Tony Gibson had a very busy Daytona. He started with Kurt Busch behind the wheel and landed a 12th-place finish in the qualifying duel. Busch was then suspended indefinitely and Regan Smith was put in the car. Refitting the car for Smith and prepping it for the 500 consumed his time Saturday, so the race was a welcome break from the insanity leading up to the race.
This week Gibson heads to Atlanta for a NASCAR sanctioned, open test to give teams a feel for the new rules package. Gibson took a break to do Tech Talk about the 500, Atlanta, downforce and preparing for the new rules enforcement on pit lane.
Mike Neff, Frontstretch.com – Needless to say you had a busy week in Daytona. How do you feel it turned out after all things had shaken out and the checkered flag flew on Sunday?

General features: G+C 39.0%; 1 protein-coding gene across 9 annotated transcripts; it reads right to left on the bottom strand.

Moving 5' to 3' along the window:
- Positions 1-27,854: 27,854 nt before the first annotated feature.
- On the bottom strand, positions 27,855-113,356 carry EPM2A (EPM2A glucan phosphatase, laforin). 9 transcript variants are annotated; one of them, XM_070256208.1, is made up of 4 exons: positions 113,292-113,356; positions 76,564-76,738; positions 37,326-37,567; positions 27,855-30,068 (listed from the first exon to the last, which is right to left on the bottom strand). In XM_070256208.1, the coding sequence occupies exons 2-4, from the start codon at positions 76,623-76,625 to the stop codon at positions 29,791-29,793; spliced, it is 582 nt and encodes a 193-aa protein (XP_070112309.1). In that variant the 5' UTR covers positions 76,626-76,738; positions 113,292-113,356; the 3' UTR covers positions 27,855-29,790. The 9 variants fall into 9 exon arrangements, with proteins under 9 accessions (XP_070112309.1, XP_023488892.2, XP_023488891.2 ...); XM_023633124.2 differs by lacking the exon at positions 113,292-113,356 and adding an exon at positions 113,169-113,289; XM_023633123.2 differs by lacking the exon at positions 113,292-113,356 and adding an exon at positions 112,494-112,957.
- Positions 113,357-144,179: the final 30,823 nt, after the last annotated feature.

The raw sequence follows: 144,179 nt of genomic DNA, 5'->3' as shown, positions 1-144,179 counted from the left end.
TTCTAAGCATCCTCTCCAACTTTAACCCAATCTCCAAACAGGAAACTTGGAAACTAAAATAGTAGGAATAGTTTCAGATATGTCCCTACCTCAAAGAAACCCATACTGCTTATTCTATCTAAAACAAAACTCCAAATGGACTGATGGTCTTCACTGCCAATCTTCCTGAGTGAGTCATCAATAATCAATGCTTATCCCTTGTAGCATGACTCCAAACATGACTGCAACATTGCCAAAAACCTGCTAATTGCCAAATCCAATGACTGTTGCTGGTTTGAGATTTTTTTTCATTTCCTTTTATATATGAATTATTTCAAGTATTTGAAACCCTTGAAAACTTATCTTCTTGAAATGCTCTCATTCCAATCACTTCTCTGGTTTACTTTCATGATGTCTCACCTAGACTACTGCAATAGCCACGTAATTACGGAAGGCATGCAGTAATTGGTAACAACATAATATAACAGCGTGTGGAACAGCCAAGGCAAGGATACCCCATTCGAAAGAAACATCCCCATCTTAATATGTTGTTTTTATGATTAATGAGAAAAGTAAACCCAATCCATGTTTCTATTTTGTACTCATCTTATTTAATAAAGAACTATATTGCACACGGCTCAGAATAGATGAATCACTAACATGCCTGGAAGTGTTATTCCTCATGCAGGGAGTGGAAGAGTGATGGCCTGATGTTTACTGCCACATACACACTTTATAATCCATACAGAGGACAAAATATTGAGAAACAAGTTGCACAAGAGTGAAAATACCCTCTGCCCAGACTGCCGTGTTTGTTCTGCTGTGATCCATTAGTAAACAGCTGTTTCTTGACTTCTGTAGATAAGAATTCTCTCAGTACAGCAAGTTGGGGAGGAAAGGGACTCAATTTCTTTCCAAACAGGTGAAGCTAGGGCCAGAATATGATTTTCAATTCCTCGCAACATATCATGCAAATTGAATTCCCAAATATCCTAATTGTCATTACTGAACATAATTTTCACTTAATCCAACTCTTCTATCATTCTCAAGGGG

Tony Gibson – We ended up OK considering the circumstances we were under there. I thought Regan did a really nice job. We survived and didn’t tear the car up and we ran pretty decent. We had a pretty hard time with the traffic and stuff. It was three-wide most of the time and it was just really hard. I think we got up to 11th one time but it was just so hard. The pack was three-wide the whole day pretty much. Then it turns into a survival thing, where we really didn’t want to tear anything up we wanted to make sure we finished. We certainly wanted to finish in the top 10 but it just didn’t materialize there at the end. We weren’t fortunate enough to be in the right line, in the right place. We finished 16th and we were happy with that. It had one little bitty scratch on it. Pretty pleased in general. If you come out of Daytona with a wreck or a DNF it is really hard to make that up. So, we logged some good points and feel pretty good about it.